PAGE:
Naturally, I griped on Twitter and went online to discover dozens of other people having the same problem, with Apple support forums suggesting that changing your DNS servers to those of OpenDNS or Google’s DNS service would fix the problem. Alas, diverting my router to OpenDNS did nothing for me, and in the end I resorted to downloading the update via iTunes, but it seems many people did indeed succeed once they’d changed their DNS servers.

(more…)

Adobe Shadow: a free way to test mobile sites

Tuesday, March 20th, 2012

Adobe shadow_128x128Quite apart from the technical challenges of developing mobile websites, the sheer hassle of having to refresh one or more mobile devices every time you make a change is enough to drive designers to distraction.

Adobe Shadow aims to eliminate this wearying process and marks a welcome return to innovative form for a company that, to me at least, seems to have stagnated lately. Furthermore, this is a tool that could only have been dreamt up by someone actively developing websites, and if this means Adobe is getting closer to its users and responding to their needs, that can only be a good thing.

As with so many good ideas, the principle is simple (in retrospect). Once set up, the contents of your desktop web browser are displayed on the screen of the mobile device, rendered natively. So the design process is no more onerous than for standard websites: make a change, hit refresh and watch it appear on all connected devices. This is actually rather magical when you first experience it, but it very quickly becomes an invaluable resource, almost like having several attached monitors.

(more…)

Bringing the Start button back to Windows 8

Monday, March 19th, 2012

MainMenuRelations here at PC Pro have been a little strained these past few weeks, the main bone of contention being the merits (or otherwise) of Windows 8’s new approach to finding and launching desktop applications. There’s no dispute that, for touch devices, Metro is a workable and even likeable system. But there’s plenty of frustration over the way Microsoft seems determined to force it on desktop users too, to the extent of replacing the Start menu with a full-screen Metro page.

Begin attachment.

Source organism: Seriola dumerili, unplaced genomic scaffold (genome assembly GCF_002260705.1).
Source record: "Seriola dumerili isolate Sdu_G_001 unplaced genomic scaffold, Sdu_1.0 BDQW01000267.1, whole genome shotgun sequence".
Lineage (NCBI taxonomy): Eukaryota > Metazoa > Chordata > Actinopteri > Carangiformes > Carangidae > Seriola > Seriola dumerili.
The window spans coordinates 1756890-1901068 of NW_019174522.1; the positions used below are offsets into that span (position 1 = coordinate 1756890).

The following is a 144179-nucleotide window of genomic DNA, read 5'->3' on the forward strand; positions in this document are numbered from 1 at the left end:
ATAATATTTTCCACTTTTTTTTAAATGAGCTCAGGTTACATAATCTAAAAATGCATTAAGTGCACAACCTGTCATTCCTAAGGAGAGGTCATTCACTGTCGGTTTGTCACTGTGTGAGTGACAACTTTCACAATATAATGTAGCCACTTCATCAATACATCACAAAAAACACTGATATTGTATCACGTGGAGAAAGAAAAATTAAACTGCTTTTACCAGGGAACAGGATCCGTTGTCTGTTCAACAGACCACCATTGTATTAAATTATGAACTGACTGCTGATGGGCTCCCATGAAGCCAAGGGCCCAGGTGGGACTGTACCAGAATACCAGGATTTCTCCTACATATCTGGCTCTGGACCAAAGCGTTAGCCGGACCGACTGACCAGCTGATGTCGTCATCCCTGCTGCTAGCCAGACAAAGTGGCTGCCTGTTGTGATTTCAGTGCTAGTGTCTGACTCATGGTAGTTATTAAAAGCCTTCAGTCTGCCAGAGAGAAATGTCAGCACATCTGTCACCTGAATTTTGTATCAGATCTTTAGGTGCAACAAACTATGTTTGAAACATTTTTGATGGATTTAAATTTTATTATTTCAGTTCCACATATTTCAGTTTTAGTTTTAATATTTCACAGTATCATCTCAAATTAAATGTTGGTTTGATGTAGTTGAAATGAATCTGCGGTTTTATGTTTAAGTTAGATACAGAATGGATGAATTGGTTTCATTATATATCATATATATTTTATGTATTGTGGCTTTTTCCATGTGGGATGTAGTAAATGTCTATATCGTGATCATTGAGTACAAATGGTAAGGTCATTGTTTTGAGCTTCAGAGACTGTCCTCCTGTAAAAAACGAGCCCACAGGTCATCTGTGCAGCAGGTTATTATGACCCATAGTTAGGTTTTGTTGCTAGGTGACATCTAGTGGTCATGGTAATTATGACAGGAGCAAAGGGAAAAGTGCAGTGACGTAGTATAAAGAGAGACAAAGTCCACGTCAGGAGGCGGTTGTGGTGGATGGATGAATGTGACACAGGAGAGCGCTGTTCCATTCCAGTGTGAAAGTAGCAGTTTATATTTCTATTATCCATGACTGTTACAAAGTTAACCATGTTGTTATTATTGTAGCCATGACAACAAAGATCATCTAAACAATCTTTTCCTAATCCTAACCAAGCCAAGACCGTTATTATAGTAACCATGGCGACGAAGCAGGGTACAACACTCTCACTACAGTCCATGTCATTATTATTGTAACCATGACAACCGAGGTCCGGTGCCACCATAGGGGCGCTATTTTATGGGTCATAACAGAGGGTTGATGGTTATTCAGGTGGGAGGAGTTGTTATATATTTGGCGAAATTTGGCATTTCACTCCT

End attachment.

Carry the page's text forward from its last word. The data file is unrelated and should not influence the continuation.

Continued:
So I’m indebted to reader Neale Killick for bringing to my attention a free little tool called Start8, by Stardock software, which promises to “bring back the Windows Start menu”. Install it within the Windows 8 Consumer Preview and a comfortingly familiar Start orb appears at the left end of your primary taskbar. Click it, though, and what opens isn’t the much missed Windows 7 Start menu – but a miniature Metro Start screen.

(more…)

Spotify: what’s gone wrong with your mobile apps?

Thursday, March 15th, 2012

spotifyI’m a massive fan of Spotify and gladly pay my monthly £10 to access music on my mobile, but I can’t be alone in despairing every time I open up the app on my Android phone.

Take a look at the desktop software: a range of apps, handy for discovering new music, the radio, and easy access to thousands of public playlists.

The mobile app – at least on Android and iPhone – seems stagnant. I’ve been using Spotify for about a year, and I can’t remember the last time a useful feature was implemented during an update. Instead, it’s easy to put together a list of stuff it’s missing. Those three features I listed in the second paragraph, for instance.

Other omissions are more basic. Take the starred list: on desktop, like virtually every media playback application in existence, I can organise by a number of factors, including the name of the track, the artist, when the song was added and the track’s length. On mobile, meanwhile, the list is presented in the order in which it was made, with no other options available. (more…)

Meet the first people queueing for the new Apple iPad

Tuesday, March 13th, 2012

Apple announced its latest iPad on March 7, and the world went into predictable meltdown. Two Londoners, though, had a far more simple way of coping with such exciting news – march down Regent Street, plonk down a couple of chairs, and wait.
First in the queue is 21-year-old Zohaib Ali, and he’s sat alongside 18 year-old friend Ali Tarighi. They’re slumped next to the Apple Store’s main entrance, with bags full of fizzy drinks strewn around, and there’s no doubt the two attract plenty of glances in the middle of a busy day.